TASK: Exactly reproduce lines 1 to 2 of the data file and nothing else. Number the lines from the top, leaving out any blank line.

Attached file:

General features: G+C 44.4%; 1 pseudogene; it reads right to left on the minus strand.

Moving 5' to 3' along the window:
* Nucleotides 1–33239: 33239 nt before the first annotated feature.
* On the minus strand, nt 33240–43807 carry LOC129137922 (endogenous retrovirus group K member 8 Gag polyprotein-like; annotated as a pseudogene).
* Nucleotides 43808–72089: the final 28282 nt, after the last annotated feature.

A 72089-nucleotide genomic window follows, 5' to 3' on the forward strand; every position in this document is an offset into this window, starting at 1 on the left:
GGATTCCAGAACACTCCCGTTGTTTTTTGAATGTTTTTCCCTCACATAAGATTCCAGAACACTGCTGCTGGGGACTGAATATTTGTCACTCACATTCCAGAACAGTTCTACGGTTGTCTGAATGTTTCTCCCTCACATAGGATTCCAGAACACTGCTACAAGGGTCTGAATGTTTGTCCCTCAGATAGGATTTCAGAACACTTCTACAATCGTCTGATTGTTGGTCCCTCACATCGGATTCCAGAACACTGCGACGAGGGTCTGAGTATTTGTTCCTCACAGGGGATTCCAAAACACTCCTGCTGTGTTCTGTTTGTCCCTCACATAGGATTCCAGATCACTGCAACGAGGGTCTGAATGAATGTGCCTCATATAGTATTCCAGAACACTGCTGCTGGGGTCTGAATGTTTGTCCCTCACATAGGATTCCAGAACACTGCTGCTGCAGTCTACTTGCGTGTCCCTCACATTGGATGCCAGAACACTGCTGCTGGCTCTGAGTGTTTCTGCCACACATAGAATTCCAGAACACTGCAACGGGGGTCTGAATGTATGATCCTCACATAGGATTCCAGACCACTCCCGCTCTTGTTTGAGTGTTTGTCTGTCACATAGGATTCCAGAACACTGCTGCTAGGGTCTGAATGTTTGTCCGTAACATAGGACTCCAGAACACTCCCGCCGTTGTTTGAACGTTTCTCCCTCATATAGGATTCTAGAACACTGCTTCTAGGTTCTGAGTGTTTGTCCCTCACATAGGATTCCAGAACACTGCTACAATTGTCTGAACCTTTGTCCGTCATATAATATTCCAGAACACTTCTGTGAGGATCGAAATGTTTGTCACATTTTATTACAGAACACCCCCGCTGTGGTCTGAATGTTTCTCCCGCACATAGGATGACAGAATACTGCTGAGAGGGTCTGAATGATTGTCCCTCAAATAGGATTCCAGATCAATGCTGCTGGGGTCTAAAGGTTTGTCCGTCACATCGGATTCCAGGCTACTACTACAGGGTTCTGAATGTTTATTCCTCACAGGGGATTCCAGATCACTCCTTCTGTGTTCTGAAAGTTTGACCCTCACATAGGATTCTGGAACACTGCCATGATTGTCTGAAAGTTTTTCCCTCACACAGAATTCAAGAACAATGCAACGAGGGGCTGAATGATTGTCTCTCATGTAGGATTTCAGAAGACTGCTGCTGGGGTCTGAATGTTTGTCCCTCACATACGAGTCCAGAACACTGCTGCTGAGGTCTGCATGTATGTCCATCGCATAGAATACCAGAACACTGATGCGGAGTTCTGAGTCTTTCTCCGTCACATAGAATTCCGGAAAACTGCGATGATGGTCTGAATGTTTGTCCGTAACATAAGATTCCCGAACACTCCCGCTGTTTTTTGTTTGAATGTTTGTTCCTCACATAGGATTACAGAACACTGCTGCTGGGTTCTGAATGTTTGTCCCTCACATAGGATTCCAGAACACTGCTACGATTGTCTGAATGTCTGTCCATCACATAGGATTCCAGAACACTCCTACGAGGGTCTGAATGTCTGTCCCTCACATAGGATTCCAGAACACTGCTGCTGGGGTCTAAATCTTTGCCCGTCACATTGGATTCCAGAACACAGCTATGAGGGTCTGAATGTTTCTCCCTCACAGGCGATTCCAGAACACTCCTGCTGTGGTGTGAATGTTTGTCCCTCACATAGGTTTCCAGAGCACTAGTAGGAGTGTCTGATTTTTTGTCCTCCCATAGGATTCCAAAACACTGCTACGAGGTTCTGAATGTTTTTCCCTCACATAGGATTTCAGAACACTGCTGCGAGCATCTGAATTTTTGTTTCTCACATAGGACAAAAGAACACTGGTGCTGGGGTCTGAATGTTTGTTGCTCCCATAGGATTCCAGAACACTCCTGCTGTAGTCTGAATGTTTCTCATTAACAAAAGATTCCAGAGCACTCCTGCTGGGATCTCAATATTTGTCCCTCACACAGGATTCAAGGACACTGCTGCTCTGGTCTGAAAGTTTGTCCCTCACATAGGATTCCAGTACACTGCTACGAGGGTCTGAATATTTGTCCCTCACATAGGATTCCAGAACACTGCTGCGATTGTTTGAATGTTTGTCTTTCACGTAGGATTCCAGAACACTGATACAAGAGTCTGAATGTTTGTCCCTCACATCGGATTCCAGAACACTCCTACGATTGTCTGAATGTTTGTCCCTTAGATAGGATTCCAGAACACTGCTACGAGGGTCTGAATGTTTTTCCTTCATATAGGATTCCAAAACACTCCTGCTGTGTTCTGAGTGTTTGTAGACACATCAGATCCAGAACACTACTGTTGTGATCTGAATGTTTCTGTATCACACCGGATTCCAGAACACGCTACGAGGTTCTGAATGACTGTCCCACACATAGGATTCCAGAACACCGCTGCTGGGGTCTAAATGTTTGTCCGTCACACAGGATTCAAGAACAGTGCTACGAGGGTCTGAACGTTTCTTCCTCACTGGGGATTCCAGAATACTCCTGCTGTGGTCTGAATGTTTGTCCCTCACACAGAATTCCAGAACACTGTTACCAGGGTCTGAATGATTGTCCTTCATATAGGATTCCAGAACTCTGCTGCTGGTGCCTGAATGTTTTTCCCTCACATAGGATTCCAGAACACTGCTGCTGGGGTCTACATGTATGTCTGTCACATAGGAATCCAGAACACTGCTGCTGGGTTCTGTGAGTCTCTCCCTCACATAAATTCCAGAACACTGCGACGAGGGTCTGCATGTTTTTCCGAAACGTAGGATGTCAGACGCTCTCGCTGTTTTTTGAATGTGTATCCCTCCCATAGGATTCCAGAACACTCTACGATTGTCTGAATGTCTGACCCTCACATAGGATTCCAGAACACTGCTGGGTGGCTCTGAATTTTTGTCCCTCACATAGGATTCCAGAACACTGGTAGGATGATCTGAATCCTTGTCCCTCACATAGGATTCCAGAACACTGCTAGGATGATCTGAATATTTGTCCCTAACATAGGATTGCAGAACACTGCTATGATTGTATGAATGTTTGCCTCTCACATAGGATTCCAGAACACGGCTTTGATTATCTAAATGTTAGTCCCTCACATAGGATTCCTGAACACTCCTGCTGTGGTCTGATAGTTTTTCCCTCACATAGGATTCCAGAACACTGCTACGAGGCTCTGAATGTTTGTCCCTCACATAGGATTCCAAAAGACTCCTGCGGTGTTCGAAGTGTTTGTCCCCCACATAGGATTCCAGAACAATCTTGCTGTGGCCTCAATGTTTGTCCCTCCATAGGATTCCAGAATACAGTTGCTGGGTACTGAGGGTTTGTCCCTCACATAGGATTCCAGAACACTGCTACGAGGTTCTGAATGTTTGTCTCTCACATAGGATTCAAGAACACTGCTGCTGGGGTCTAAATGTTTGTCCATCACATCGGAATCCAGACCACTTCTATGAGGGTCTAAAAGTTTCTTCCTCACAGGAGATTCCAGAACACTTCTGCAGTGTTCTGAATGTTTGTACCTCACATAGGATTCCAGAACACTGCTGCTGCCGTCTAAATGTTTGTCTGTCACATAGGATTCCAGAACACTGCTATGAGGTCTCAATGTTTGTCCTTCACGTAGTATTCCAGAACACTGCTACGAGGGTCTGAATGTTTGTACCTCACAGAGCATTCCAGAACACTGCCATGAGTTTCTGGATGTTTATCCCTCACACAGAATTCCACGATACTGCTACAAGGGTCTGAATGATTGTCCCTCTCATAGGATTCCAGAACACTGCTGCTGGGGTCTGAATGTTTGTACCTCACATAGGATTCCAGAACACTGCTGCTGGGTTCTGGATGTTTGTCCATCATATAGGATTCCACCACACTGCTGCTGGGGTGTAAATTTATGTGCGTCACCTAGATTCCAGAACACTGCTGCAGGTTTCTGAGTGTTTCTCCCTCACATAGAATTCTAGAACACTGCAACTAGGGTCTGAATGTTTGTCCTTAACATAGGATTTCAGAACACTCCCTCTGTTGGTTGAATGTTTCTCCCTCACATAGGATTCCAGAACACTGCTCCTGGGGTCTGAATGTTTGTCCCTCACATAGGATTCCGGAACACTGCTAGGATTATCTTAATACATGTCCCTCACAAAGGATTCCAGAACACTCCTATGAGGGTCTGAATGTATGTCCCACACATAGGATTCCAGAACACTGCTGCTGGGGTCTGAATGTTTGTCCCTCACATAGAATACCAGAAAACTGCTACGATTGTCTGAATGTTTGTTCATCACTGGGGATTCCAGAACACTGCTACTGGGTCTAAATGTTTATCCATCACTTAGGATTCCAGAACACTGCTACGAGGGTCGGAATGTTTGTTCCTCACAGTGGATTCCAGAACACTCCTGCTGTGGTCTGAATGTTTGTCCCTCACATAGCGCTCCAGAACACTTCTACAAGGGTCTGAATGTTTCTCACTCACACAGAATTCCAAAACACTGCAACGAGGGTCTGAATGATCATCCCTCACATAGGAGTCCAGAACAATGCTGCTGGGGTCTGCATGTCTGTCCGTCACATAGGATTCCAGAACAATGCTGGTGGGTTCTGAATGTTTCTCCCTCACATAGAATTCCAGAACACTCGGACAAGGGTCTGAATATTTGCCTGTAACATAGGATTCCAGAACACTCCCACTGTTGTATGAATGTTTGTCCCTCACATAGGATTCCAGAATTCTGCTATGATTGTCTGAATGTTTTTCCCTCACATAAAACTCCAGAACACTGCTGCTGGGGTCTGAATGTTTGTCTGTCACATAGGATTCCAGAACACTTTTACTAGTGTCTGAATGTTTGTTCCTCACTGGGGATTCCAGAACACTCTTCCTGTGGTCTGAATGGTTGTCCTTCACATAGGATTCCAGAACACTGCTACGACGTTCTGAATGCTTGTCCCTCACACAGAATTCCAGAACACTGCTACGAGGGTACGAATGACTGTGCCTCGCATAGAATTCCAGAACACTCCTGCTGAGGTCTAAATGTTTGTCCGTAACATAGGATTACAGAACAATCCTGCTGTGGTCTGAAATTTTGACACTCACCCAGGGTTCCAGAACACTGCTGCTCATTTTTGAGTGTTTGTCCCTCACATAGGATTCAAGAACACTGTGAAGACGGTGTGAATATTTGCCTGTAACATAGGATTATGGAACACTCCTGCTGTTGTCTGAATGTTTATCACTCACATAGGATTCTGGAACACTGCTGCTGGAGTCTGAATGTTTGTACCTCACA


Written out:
General features: G+C 44.4%; 1 pseudogene; it reads right to left on the minus strand.

Moving 5' to 3' along the window: